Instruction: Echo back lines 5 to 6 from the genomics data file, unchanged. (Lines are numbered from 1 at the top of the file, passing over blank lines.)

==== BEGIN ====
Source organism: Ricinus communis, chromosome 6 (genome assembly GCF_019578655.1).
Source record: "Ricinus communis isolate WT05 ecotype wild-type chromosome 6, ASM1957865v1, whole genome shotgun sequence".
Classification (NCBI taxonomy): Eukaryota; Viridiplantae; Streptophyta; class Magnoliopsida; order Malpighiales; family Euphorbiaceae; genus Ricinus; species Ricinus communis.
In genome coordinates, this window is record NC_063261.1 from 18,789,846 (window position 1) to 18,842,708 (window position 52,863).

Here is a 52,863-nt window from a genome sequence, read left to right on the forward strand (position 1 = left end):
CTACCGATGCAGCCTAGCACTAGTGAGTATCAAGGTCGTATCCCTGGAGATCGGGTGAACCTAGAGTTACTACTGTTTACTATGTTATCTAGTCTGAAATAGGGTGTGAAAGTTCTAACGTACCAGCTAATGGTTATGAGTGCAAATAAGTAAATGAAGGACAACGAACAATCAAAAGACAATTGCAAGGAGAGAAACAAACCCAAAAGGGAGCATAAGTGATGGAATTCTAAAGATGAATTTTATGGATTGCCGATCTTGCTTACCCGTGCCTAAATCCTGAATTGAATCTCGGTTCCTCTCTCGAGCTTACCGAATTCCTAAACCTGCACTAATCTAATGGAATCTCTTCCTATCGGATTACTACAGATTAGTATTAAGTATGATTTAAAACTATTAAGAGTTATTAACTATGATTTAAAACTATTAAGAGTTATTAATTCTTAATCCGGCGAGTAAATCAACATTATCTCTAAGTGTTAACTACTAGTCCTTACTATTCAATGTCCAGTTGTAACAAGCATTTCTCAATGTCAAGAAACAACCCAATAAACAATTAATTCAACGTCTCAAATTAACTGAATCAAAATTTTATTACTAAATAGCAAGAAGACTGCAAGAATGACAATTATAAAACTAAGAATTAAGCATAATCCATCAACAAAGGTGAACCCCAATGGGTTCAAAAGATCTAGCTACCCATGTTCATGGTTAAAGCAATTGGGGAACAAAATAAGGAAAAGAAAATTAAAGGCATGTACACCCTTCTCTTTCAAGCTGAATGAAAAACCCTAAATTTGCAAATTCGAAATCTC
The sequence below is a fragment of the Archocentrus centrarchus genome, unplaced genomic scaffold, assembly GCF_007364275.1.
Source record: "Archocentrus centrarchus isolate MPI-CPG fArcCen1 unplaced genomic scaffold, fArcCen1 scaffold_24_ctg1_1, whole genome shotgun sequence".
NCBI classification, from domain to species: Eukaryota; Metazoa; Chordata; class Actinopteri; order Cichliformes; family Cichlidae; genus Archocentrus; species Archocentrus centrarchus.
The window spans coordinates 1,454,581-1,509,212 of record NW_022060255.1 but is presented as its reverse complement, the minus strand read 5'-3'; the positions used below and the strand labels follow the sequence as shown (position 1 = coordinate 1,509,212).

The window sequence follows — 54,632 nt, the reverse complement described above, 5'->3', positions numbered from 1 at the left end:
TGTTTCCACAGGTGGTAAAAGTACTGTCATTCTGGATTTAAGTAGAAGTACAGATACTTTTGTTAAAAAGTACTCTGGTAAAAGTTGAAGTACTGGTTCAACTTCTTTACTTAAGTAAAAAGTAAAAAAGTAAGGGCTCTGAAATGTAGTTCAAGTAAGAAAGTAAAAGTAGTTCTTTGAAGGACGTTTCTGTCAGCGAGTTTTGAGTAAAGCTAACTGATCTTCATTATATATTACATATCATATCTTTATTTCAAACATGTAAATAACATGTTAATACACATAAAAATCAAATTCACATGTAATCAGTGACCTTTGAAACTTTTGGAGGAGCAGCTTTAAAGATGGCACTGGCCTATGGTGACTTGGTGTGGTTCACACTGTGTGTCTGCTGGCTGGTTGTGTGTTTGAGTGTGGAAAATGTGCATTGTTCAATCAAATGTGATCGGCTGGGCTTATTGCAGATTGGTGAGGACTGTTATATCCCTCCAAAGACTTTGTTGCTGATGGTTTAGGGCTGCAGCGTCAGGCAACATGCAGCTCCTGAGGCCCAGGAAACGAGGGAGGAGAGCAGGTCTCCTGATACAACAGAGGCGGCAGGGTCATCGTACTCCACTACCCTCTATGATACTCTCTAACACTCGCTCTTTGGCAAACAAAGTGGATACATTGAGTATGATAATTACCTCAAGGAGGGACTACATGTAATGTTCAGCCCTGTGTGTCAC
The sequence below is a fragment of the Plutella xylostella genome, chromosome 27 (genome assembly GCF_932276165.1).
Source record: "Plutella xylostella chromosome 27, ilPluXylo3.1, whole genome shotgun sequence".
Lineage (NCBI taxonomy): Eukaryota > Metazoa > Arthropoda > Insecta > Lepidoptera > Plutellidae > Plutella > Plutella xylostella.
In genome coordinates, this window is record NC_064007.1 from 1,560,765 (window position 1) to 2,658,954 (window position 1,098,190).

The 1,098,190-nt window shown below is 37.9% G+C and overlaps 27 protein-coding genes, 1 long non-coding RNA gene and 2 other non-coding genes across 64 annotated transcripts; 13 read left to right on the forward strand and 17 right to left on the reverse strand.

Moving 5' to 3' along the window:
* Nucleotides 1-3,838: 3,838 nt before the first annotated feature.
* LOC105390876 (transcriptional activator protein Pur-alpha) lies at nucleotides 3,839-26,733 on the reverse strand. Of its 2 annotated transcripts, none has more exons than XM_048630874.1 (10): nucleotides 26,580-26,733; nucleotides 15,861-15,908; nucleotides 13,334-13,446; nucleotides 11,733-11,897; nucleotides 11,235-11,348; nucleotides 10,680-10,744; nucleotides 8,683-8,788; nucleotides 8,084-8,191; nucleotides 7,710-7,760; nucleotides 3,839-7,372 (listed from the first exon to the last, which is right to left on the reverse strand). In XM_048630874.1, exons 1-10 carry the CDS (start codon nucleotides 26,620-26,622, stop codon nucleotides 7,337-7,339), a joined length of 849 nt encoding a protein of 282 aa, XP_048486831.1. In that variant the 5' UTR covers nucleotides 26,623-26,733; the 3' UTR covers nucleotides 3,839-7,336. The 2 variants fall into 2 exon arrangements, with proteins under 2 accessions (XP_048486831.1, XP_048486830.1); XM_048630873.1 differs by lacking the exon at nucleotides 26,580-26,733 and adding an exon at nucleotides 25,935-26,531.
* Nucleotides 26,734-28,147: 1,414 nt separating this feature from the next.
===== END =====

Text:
Here is a 52,863-nt window from a genome sequence, read left to right on the forward strand (position 1 = left end):
CTACCGATGCAGCCTAGCACTAGTGAGTATCAAGGTCGTATCCCTGGAGATCGGGTGAACCTAGAGTTACTACTGTTTACTATGTTATCTAGTCTGAAATAGGGTGTGAAAGTTCTAACGTACCAGCTAATGGTTATGAGTGCAAATAAGTAAATGAAGGACAACGAACAATCAAAAGACAATTGCAAGGAGAGAAACAAACCCAAAAGGGAGCATAAGTGATGGAATTCTAAAGATGAATTTTATGGATTGCCGATCTTGCTTACCCGTGCCTAAATCCTGAATTGAATCTCGGTTCCTCTCTCGAGCTTACCGAATTCCTAAACCTGCACTAATCTAATGGAATCTCTTCCTATCGGATTACTACAGATTAGTATTAAGTATGATTTAAAACTATTAAGAGTTATTAACTATGATTTAAAACTATTAAGAGTTATTAATTCTTAATCCGGCGAGTAAATCAACATTATCTCTAAGTGTTAACTACTAGTCCTTACTATTCAATGTCCAGTTGTAACAAGCATTTCTCAATGTCAAGAAACAACCCAATAAACAATTAATTCAACGTCTCAAATTAACTGAATCAAAATTTTATTACTAAATAGCAAGAAGACTGCAAGAATGACAATTATAAAACTAAGAATTAAGCATAATCCATCAACAAAGGTGAACCCCAATGGGTTCAAAAGATCTAGCTACCCATGTTCATGGTTAAAGCAATTGGGGAACAAAATAAGGAAAAGAAAATTAAAGGCATGTACACCCTTCTCTTTCAAGCTGAATGAAAAACCCTAAATTTGCAAATTCGAAATCTC